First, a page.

By KBB.com Editors
KBB Expert Rating: 6.6
When Honda reintroduced the Insight hybrid in 2010, the company was sure the car's 5-door hatchback configuration coupled with its sub-$20,000 price tag would be all that was needed to knock the Toyota Prius from its lofty perch. But, for whatever reasons, sales still haven't boomed, which is why the 2012 Honda Insight hybrid has been given a refreshed look, revised interior styling and a few new options aimed at drawing in younger buyers. What hasn't changed is the 2012 Honda Insight hybrid's impressive fuel economy, up by 1 mpg this year to 41 city/44 highway. It also doesn't hurt that you can get into a nicely equipped model for around $20,000 and a fully loaded model for less than $25,000. Perhaps the Insight's problem connecting with the public is that it looks a bit too much like the Prius, or maybe it's just that Honda hasn't really promoted the car, at least not in the way Toyota did when they launched the Prius. We know from the hot-selling Civic Hybrid that consumers know about and like Honda's hybrid technology, so the market is there. It remains to be seen, however, if the enhancements are enough to bring in the crowd Honda is hoping for.
While its fuel-economy figures are not as impressive as the Toyota Prius, the 2012 Honda Insight hybrid nevertheless is a gas mileage champ. And, unlike some hybrid cars, the Honda Insight is priced competitively enough as to be able to justify the added hybrid cost relative to future gasoline savings.
If you're looking to a hybrid car only to save on gasoline, there are actually some non-hybrid alternatives that come pretty close to matching the 2012 Honda Insight hybrid's fuel consumption. Among the more notable cars are the 40-mpg Hyundai Elantra and Chevrolet Cruze, and the 42-mpg VW Golf TDI clean diesel.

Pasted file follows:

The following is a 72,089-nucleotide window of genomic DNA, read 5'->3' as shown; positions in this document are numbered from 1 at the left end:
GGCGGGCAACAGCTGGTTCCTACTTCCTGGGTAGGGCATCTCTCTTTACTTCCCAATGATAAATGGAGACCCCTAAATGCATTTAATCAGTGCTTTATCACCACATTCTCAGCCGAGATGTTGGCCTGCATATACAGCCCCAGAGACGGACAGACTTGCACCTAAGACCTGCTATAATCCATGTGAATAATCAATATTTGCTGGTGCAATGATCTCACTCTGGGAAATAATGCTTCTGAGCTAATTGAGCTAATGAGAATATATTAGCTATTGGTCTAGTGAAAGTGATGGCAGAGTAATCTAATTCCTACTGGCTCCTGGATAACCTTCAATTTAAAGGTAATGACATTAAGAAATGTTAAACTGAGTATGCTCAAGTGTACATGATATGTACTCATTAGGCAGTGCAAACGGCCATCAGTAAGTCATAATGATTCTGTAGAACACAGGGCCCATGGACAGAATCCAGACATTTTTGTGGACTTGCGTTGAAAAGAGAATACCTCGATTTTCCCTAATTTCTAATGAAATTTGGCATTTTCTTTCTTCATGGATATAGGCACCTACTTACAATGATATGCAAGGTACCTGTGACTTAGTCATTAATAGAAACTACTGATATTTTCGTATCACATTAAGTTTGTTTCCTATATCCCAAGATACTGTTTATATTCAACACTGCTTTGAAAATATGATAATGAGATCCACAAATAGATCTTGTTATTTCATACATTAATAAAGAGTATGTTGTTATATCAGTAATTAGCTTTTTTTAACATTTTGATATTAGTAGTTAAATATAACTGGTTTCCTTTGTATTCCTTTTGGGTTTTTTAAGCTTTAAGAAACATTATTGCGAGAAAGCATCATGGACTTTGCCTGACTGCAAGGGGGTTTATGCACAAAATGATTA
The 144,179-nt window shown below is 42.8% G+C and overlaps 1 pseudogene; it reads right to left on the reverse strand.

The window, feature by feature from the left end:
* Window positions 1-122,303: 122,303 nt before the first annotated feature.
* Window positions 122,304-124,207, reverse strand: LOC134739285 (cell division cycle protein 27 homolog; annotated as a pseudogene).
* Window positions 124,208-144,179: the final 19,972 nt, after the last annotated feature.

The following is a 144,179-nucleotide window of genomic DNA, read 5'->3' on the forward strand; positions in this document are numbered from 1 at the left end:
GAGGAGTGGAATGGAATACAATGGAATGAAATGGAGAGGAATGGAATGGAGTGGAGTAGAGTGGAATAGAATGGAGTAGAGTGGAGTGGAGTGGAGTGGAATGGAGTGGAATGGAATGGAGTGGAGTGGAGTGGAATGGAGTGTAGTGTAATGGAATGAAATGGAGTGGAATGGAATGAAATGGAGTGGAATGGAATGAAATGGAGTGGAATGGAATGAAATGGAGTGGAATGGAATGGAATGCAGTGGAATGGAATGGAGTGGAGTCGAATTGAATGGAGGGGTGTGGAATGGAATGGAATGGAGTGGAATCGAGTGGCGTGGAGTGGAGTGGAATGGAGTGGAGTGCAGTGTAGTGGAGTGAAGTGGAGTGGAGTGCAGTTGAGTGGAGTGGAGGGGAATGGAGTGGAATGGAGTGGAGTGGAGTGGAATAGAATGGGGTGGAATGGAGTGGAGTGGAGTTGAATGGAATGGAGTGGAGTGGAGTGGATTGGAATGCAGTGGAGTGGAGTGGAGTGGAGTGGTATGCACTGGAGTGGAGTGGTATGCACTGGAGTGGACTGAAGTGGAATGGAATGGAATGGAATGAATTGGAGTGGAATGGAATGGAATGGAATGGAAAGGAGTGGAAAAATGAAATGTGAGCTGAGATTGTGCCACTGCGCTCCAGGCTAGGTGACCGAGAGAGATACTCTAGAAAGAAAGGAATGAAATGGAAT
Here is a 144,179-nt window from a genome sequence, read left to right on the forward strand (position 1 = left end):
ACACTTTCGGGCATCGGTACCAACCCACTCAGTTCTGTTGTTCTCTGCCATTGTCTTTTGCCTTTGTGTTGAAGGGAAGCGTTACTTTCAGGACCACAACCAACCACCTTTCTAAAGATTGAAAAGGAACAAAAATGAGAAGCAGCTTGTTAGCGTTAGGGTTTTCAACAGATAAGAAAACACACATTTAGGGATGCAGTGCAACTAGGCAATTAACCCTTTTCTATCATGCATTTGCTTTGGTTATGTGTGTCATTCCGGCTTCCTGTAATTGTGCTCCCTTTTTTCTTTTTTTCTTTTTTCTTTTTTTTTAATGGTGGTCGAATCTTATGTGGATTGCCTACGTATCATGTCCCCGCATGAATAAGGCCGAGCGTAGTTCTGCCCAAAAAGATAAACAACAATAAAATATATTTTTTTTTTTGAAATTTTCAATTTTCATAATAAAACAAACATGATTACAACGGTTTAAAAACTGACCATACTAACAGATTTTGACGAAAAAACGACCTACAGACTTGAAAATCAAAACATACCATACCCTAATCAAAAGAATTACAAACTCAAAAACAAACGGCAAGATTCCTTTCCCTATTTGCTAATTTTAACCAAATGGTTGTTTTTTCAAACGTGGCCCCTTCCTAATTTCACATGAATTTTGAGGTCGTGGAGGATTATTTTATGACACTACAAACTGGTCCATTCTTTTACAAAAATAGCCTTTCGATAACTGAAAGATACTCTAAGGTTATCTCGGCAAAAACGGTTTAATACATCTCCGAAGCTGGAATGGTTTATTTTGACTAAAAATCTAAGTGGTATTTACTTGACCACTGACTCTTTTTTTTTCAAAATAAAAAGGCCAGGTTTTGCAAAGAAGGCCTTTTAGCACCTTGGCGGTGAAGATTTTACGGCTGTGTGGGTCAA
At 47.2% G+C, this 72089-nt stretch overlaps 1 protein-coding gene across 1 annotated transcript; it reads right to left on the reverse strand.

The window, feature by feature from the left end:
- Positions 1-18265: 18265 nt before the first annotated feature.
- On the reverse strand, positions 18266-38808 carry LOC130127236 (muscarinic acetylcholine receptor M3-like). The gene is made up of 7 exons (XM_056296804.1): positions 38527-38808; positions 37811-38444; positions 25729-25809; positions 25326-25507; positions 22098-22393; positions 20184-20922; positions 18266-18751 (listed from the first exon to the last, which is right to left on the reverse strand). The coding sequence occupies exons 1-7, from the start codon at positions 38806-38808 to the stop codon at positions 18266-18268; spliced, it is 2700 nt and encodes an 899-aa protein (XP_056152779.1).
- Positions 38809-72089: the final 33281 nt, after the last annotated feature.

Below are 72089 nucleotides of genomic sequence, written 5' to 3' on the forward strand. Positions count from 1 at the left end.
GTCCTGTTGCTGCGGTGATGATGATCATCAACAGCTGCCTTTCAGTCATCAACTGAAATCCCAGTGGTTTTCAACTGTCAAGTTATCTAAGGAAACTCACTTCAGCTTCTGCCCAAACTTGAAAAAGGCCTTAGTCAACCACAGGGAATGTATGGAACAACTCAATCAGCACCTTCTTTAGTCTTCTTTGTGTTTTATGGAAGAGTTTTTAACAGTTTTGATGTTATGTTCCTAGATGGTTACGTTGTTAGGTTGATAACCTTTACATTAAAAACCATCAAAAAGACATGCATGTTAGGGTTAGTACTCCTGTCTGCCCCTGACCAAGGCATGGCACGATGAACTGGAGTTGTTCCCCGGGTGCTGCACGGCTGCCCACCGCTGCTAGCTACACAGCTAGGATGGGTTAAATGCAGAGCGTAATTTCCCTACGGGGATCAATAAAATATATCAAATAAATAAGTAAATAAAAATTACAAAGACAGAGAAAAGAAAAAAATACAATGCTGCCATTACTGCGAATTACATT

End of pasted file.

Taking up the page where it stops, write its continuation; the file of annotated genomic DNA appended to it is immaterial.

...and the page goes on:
For 2012, Honda gives the Insight hybrid hatchback a refreshed front end, new headlights and taillights, a cool backlit blue bar running across the grille, more rear-seat headroom and legroom and a revised interior with a more tech-centric instrument cluster. Also new is the addition of a rearview camera to navigation-equipped models.
Driving Impressions With the 2012 Honda Insight hybrid, Honda has created a fuel-efficient hybrid vehicle that will deliver savings at the pump without requiring you to fork over an arm and a...leg at the dealership. A 1.3-liter engine developing 98 horsepower is aided by a 13-horsepower electric motor sandwiched between the gasoline engine and the continuously variable transmission (CVT) automatic. The electric motor assists the gasoline engine when passing or climbing hills and in certain situations (namely low-speed driving) can even move the car on its own. Of course, nothing in this powertrain setup suggests a thrilling day of driving fun (unless you consider saving gasoline to be fun), but in normal day-to-day driving, the setup is more than sufficient. However, we must admit we do appreciate the EX trim's steering-wheel-mounted paddle shifters that make the driving experience somewhat sporty. We like the 2012 Honda Insight hybrid's well-connected steering and well-controlled ride. And, despite the need for low-rolling-resistance tires, the 2012 Honda Insight delivers commendable performance. For driving enjoyment and the promise of decent fuel efficiency, Honda's Fit is undoubtedly the more involving experience. Its estimated mileage, however, falls far short of the 2012 Honda Insight hybrid's 40-plus mpg figures.
Boasting hatchback access and (with rear seats folded) an expansive load floor, the 2012 Honda Insight hybrid is the new SUV: Sensible Utility Vehicle. With the rear seat folded, the Insight offers over 31 cubic feet of cargo volume – and does so within an overall length of but 172 inches.